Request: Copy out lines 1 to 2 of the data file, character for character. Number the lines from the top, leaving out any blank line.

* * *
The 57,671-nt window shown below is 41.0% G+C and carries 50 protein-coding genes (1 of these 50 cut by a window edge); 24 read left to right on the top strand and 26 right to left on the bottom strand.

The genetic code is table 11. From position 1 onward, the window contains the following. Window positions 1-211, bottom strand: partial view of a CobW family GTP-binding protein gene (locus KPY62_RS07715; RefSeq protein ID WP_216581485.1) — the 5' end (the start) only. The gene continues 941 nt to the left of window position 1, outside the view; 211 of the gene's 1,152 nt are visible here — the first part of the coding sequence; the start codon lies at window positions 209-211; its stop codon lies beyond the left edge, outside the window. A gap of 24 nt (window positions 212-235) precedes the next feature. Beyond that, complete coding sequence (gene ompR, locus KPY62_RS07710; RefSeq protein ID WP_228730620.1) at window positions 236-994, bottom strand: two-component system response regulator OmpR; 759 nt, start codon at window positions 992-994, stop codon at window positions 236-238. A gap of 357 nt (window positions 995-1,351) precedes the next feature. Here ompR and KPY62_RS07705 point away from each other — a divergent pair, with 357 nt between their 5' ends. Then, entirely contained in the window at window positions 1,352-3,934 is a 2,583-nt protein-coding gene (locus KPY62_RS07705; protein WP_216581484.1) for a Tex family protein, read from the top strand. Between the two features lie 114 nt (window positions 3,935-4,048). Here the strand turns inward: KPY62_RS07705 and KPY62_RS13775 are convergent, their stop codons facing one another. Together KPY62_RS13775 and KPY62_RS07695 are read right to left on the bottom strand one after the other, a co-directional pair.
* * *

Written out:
The 57,671-nt window shown below is 41.0% G+C and carries 50 protein-coding genes (1 of these 50 cut by a window edge); 24 read left to right on the top strand and 26 right to left on the bottom strand.

The genetic code is table 11. From position 1 onward, the window contains the following. Window positions 1-211, bottom strand: partial view of a CobW family GTP-binding protein gene (locus KPY62_RS07715; RefSeq protein ID WP_216581485.1) — the 5' end (the start) only. The gene continues 941 nt to the left of window position 1, outside the view; 211 of the gene's 1,152 nt are visible here — the first part of the coding sequence; the start codon lies at window positions 209-211; its stop codon lies beyond the left edge, outside the window. A gap of 24 nt (window positions 212-235) precedes the next feature. Beyond that, complete coding sequence (gene ompR, locus KPY62_RS07710; RefSeq protein ID WP_228730620.1) at window positions 236-994, bottom strand: two-component system response regulator OmpR; 759 nt, start codon at window positions 992-994, stop codon at window positions 236-238. A gap of 357 nt (window positions 995-1,351) precedes the next feature. Here ompR and KPY62_RS07705 point away from each other — a divergent pair, with 357 nt between their 5' ends. Then, entirely contained in the window at window positions 1,352-3,934 is a 2,583-nt protein-coding gene (locus KPY62_RS07705; protein WP_216581484.1) for a Tex family protein, read from the top strand. Between the two features lie 114 nt (window positions 3,935-4,048). Here the strand turns inward: KPY62_RS07705 and KPY62_RS13775 are convergent, their stop codons facing one another. Together KPY62_RS13775 and KPY62_RS07695 are read right to left on the bottom strand one after the other, a co-directional pair.